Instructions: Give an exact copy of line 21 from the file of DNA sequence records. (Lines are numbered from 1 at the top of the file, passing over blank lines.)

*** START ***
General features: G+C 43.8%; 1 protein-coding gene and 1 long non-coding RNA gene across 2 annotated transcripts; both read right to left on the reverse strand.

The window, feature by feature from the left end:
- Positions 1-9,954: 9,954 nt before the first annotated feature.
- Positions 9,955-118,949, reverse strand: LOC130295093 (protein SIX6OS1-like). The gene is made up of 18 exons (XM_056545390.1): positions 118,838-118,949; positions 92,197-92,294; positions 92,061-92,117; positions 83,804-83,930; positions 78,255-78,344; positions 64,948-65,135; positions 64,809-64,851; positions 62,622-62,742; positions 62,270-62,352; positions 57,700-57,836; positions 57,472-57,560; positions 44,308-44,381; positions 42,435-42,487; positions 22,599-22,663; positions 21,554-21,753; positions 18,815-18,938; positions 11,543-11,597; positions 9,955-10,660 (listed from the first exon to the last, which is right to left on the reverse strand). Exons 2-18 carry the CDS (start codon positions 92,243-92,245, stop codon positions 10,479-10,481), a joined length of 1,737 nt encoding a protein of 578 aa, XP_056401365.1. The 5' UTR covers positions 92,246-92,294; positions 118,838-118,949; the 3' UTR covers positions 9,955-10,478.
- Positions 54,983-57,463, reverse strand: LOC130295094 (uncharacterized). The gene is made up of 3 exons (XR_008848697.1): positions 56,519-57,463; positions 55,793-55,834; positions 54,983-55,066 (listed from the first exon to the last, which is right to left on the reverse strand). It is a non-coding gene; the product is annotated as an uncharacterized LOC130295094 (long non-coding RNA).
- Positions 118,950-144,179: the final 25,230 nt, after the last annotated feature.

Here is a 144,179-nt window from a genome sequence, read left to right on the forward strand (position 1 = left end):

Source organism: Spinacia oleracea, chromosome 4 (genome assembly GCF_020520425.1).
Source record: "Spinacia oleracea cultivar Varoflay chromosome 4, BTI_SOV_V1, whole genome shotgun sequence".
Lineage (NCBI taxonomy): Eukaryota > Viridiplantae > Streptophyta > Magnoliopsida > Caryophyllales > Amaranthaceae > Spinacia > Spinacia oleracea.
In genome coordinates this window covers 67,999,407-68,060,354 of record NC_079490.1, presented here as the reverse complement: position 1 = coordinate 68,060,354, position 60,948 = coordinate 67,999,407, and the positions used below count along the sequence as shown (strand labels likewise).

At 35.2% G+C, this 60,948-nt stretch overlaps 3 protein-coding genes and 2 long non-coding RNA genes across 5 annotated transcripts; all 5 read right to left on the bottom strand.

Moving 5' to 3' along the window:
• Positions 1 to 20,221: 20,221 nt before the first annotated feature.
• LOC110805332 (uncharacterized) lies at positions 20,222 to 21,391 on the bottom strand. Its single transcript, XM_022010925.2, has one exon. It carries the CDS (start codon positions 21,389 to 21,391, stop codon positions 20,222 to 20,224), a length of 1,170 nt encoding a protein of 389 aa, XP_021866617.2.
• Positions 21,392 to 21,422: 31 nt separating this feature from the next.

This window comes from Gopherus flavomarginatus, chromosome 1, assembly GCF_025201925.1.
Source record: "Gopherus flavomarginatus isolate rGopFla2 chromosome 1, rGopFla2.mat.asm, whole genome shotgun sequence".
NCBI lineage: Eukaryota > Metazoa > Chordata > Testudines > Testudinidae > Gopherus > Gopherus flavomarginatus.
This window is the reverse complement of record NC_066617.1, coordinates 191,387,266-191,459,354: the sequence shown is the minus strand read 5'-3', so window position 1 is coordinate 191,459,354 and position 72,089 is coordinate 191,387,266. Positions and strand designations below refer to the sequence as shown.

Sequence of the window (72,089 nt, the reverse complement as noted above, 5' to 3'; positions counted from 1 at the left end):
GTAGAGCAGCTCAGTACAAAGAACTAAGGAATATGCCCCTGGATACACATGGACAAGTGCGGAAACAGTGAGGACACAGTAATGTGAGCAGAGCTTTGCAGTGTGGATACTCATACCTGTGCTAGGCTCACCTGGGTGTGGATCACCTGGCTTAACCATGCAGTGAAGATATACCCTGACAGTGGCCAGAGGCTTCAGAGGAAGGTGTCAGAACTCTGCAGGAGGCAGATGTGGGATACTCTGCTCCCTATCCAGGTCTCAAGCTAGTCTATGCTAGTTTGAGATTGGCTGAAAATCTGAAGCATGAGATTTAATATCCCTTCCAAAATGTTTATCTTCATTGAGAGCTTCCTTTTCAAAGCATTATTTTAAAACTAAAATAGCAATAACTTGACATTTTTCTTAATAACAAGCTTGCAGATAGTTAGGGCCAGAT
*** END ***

Sequence of the window (72,089 nt, the reverse complement as noted above, 5' to 3'; positions counted from 1 at the left end):